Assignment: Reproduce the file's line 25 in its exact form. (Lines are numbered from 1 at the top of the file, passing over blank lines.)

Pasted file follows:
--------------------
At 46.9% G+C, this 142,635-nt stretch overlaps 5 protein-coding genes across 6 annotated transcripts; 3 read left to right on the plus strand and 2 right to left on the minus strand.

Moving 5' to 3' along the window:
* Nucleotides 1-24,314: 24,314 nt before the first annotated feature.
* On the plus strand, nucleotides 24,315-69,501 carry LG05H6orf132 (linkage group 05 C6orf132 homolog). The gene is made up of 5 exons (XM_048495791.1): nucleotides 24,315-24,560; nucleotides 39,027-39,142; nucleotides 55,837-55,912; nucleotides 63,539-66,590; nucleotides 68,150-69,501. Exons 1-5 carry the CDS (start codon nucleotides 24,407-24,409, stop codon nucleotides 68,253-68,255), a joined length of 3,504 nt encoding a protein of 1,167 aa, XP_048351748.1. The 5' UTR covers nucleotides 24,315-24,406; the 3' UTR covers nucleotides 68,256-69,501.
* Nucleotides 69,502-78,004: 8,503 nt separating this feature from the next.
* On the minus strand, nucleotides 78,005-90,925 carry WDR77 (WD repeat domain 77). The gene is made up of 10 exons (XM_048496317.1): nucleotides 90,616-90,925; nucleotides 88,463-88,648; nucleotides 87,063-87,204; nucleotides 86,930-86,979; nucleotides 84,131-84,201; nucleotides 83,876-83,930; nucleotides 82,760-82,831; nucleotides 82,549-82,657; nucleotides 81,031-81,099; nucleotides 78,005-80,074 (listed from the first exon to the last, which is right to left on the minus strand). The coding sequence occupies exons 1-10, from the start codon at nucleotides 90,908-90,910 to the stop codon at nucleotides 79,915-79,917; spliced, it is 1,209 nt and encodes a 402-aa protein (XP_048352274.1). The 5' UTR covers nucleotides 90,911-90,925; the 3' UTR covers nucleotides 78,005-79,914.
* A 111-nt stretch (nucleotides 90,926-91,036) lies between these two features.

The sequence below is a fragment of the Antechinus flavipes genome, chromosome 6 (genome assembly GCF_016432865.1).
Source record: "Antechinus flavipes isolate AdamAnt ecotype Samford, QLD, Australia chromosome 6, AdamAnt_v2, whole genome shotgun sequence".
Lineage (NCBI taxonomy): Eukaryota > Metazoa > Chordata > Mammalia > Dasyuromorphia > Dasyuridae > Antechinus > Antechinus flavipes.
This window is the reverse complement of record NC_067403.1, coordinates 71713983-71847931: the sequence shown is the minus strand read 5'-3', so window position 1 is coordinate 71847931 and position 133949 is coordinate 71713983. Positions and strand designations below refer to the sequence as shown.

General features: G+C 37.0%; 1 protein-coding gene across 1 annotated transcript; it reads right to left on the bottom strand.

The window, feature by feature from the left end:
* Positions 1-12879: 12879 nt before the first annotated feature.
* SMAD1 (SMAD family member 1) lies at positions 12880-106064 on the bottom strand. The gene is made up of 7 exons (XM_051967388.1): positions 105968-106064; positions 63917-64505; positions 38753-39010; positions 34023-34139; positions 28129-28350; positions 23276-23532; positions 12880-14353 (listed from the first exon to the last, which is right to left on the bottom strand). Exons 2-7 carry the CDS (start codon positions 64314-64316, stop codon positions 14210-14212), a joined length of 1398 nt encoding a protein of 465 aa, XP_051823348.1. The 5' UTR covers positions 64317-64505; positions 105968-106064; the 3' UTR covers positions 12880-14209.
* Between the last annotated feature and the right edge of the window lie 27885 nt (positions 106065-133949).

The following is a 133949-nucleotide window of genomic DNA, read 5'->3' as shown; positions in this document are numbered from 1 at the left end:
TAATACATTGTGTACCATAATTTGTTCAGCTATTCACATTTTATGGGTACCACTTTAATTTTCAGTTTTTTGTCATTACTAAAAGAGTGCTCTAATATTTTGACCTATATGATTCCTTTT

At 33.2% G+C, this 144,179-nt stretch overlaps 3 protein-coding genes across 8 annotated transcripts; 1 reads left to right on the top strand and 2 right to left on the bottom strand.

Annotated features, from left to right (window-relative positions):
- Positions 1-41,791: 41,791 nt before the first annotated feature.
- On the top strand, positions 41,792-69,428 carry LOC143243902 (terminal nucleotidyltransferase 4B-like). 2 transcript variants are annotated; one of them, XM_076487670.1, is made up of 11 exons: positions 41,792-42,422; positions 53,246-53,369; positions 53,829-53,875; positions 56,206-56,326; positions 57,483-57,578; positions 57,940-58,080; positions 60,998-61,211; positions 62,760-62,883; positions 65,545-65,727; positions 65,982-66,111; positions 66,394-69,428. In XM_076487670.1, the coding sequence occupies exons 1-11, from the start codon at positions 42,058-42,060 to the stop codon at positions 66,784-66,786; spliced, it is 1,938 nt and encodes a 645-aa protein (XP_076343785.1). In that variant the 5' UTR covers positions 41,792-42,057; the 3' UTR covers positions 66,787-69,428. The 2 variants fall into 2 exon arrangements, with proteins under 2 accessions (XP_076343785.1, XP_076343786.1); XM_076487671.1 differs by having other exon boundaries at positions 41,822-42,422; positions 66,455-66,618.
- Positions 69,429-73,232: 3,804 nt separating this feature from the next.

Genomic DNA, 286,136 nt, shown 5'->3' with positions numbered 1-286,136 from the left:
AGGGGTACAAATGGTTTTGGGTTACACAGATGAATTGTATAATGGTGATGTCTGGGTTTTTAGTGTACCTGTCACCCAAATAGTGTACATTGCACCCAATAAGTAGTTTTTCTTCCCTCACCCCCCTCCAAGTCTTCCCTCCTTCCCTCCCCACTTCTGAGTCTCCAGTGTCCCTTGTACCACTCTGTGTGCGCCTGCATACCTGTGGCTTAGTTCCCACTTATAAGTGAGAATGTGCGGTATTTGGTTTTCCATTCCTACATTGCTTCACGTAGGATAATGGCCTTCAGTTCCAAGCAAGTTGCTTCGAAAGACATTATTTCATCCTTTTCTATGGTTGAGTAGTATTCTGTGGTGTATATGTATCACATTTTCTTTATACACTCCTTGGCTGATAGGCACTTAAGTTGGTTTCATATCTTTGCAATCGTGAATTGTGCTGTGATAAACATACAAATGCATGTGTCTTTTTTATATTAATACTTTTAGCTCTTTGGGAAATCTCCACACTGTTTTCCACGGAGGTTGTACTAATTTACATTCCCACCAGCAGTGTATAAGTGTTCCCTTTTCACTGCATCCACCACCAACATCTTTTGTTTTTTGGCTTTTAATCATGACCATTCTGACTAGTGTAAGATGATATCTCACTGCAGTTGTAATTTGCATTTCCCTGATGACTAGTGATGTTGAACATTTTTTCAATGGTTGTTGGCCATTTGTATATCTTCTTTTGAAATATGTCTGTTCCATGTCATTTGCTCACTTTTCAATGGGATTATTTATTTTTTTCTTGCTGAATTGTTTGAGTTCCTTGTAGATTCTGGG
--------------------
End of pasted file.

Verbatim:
AGGGGTACAAATGGTTTTGGGTTACACAGATGAATTGTATAATGGTGATGTCTGGGTTTTTAGTGTACCTGTCACCCAAATAGTGTACATTGCACCCAATAAGTAGTTTTTCTTCCCTCACCCCCCTCCAAGTCTTCCCTCCTTCCCTCCCCACTTCTGAGTCTCCAGTGTCCCTTGTACCACTCTGTGTGCGCCTGCATACCTGTGGCTTAGTTCCCACTTATAAGTGAGAATGTGCGGTATTTGGTTTTCCATTCCTACATTGCTTCACGTAGGATAATGGCCTTCAGTTCCAAGCAAGTTGCTTCGAAAGACATTATTTCATCCTTTTCTATGGTTGAGTAGTATTCTGTGGTGTATATGTATCACATTTTCTTTATACACTCCTTGGCTGATAGGCACTTAAGTTGGTTTCATATCTTTGCAATCGTGAATTGTGCTGTGATAAACATACAAATGCATGTGTCTTTTTTATATTAATACTTTTAGCTCTTTGGGAAATCTCCACACTGTTTTCCACGGAGGTTGTACTAATTTACATTCCCACCAGCAGTGTATAAGTGTTCCCTTTTCACTGCATCCACCACCAACATCTTTTGTTTTTTGGCTTTTAATCATGACCATTCTGACTAGTGTAAGATGATATCTCACTGCAGTTGTAATTTGCATTTCCCTGATGACTAGTGATGTTGAACATTTTTTCAATGGTTGTTGGCCATTTGTATATCTTCTTTTGAAATATGTCTGTTCCATGTCATTTGCTCACTTTTCAATGGGATTATTTATTTTTTTCTTGCTGAATTGTTTGAGTTCCTTGTAGATTCTGGG